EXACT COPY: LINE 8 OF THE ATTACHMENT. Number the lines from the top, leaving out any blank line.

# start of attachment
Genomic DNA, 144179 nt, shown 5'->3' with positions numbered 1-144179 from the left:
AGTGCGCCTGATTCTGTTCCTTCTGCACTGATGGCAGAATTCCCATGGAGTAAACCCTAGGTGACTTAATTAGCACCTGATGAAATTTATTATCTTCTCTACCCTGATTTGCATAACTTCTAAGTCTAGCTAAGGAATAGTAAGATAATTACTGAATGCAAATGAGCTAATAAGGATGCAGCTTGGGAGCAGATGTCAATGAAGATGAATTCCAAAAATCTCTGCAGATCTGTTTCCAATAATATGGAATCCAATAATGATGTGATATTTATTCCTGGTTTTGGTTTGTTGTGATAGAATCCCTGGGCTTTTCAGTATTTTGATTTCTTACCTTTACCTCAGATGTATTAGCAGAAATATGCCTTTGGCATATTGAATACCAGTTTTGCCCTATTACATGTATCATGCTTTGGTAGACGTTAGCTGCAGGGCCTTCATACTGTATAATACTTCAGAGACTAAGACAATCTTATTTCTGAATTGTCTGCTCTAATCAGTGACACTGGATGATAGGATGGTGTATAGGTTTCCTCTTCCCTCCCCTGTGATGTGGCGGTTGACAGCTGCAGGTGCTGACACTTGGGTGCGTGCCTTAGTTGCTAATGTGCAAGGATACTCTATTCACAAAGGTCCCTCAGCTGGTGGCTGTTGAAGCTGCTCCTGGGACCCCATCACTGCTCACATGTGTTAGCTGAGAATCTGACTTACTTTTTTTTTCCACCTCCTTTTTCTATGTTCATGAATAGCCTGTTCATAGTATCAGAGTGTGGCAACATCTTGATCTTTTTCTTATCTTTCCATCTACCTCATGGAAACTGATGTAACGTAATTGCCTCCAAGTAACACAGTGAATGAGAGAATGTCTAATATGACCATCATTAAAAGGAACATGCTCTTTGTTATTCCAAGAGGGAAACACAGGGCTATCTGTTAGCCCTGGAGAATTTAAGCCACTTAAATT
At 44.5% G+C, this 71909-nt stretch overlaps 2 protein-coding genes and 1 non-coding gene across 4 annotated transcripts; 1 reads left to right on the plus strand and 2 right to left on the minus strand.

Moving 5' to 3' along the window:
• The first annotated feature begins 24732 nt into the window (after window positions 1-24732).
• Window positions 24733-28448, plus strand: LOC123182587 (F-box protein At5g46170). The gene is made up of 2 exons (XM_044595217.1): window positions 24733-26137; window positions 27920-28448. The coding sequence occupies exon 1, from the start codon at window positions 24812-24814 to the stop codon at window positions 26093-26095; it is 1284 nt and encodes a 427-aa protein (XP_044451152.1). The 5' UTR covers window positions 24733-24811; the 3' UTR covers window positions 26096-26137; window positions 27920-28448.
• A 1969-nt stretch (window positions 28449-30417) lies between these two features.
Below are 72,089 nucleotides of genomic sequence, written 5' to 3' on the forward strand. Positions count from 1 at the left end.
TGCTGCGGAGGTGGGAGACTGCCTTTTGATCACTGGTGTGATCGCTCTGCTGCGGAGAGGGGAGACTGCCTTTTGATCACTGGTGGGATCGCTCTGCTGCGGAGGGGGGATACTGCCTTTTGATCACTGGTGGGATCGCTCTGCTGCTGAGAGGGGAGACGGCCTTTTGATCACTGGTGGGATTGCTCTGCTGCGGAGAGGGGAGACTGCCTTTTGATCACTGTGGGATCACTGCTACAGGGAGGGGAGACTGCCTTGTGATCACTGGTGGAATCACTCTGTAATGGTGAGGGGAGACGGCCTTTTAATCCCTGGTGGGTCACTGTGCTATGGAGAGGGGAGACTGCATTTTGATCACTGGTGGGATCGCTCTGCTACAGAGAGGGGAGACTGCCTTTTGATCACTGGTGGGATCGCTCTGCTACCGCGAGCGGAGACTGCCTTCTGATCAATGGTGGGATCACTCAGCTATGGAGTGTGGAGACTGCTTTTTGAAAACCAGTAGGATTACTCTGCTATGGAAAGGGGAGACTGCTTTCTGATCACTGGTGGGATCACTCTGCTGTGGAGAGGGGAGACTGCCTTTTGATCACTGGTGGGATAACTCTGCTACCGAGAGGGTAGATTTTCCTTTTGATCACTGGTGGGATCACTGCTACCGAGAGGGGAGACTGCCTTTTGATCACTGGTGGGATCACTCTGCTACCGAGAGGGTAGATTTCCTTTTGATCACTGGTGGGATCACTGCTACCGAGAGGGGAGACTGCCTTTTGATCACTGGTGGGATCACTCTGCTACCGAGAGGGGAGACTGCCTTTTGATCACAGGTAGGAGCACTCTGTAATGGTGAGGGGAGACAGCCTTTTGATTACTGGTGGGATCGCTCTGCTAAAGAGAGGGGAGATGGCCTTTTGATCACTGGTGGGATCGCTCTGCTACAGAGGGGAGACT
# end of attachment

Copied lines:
Below are 72,089 nucleotides of genomic sequence, written 5' to 3' on the forward strand. Positions count from 1 at the left end.